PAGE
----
World's largest passenger plane may be unsafe, some say

Some aircraft engineers in Australia are concerned about small cracks that have appeared on the wing ribs of some Airbus A380 airplanes, a report says. They're calling for the whole fleet to be grounded, but Airbus says the cracks are harmless.

An Airbus A380 under construction. Kathleen Craig

The world's largest passenger plane may not be sky-worthy, some aircraft engineers in Australia are saying.

The BBC reports that the engineers are concerned about small cracks that have appeared on the wing ribs of some Airbus A380 airplanes, and that they're calling for the whole fleet to be grounded for investigation.

The cracks were found on A380s operated by Singapore Airlines and Qantas Airways, the BBC reports, and Singapore Airlines says it has repaired the wings of two of its A380s.

Airbus recommends that airlines check for cracks but says they present no real danger. The BBC quotes the following from a statement by the company:

"We confirm that minor cracks were found on some noncritical wing rib-skin attachments on a limited number of A380 aircraft. We have traced the origin. Airbus has developed an inspection and repair procedure, which will be done during regular, routine scheduled four-year maintenance checks. In the meantime, Airbus emphasizes that the safe operation of the A380 fleet is not affected."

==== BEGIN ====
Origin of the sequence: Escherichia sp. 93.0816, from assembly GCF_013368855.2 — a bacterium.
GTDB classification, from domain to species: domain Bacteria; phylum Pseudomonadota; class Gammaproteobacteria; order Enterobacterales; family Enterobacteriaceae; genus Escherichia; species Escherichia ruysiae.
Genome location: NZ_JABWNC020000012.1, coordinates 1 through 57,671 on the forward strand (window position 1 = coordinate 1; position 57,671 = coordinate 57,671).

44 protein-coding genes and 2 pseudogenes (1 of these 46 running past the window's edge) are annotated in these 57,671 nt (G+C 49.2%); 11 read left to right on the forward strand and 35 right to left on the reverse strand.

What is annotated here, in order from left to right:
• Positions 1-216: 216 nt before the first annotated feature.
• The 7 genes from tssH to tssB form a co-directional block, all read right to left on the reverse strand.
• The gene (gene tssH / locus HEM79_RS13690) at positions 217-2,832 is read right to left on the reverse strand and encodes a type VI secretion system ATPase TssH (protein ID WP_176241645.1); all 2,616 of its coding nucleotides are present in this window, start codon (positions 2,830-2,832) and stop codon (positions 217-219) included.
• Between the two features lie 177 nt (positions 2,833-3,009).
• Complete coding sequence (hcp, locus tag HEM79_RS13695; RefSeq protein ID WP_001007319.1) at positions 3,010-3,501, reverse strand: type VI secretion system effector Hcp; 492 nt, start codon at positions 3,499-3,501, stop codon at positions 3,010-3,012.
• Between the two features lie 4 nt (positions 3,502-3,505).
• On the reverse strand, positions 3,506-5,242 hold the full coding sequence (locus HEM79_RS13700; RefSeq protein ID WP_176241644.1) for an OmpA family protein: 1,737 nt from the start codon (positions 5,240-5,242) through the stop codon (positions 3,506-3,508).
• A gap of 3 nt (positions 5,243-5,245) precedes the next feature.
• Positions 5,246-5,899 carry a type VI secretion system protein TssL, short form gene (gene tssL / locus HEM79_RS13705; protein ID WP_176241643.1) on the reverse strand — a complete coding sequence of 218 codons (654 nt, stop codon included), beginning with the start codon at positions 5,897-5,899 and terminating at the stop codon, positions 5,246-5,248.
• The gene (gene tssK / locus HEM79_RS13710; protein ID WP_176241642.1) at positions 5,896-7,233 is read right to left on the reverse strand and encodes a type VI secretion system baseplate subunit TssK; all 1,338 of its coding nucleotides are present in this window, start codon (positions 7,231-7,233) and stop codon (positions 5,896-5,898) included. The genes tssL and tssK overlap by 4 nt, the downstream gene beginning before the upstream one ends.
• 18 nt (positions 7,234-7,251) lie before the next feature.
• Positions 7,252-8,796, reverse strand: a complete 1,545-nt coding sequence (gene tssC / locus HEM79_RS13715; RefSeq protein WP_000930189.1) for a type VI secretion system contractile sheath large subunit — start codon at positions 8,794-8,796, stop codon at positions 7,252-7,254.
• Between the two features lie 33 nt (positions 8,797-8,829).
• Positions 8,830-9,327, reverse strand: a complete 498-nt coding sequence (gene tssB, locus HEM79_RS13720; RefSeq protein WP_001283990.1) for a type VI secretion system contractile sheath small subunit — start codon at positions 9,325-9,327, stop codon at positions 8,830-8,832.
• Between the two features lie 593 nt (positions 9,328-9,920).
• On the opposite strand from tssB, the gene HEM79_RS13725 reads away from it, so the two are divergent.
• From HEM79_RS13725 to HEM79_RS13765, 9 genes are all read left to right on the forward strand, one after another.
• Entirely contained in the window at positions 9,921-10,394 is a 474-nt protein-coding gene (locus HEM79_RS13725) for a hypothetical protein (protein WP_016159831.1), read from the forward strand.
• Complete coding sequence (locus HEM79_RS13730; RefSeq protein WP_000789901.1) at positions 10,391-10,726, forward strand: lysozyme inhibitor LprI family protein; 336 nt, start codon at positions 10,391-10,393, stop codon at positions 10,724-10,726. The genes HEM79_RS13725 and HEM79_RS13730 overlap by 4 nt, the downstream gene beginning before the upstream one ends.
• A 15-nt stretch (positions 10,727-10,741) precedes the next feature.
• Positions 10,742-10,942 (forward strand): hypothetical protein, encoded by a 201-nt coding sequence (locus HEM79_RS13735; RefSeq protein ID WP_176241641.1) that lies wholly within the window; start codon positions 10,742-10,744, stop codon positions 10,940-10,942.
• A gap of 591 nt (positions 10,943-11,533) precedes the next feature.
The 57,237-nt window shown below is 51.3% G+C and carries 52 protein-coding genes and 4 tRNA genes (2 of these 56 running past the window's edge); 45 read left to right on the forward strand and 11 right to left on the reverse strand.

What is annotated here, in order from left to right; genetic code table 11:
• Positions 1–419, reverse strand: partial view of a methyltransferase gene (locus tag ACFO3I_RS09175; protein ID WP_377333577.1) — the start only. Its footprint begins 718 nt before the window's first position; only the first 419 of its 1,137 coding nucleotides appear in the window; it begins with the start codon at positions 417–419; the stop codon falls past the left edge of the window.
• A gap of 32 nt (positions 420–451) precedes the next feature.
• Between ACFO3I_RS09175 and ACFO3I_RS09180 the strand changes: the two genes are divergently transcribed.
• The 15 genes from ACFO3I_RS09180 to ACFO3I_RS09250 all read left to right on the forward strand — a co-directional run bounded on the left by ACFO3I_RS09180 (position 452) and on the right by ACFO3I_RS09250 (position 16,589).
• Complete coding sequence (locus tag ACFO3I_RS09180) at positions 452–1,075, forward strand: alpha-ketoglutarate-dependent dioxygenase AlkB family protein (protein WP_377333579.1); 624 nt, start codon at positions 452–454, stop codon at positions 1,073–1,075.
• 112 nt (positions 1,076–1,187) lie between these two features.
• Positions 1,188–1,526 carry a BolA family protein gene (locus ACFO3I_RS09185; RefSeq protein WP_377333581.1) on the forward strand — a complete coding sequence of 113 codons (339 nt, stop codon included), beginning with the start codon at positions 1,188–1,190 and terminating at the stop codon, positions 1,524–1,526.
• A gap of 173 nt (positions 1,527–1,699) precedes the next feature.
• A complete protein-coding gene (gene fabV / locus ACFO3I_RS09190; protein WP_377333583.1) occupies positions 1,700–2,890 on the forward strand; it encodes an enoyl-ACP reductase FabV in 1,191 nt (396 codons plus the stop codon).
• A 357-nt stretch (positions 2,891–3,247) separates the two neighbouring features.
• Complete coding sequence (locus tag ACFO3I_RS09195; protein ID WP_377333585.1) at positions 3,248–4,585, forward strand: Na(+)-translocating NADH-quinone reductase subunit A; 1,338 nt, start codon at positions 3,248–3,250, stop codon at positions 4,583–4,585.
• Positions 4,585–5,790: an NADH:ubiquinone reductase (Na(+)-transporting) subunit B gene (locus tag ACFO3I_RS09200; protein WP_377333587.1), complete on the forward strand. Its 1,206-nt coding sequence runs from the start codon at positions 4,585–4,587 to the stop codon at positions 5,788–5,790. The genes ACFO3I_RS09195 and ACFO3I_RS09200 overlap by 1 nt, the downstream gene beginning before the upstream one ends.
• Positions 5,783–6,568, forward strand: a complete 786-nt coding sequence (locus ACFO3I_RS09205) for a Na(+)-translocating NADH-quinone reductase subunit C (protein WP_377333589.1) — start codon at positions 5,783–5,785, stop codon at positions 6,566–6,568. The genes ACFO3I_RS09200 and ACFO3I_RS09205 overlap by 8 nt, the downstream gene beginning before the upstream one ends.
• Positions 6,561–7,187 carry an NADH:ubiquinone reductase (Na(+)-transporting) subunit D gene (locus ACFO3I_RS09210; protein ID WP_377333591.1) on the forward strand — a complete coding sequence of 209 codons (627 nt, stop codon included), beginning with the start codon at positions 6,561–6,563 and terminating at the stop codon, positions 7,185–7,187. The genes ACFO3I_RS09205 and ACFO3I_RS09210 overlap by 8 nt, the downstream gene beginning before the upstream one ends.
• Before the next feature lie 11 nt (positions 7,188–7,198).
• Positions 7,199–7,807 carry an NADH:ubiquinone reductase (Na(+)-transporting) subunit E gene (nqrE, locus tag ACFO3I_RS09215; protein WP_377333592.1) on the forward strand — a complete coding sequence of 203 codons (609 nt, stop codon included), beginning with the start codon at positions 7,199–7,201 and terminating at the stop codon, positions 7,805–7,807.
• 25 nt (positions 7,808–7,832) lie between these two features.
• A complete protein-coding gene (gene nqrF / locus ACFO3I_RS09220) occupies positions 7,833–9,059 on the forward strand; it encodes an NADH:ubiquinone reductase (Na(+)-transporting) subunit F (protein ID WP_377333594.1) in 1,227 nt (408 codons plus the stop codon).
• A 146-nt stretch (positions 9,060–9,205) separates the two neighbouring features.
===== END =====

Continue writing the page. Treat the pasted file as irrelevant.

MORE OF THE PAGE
But Steve Purvinas, secretary of the Australian Licensed Aircraft Engineers Association, disagrees. "We can't continue to gamble with people's lives and allow those aircraft to fly around and hope that they make it until their four-yearly inspection," the BBC quotes Purvinas as saying.

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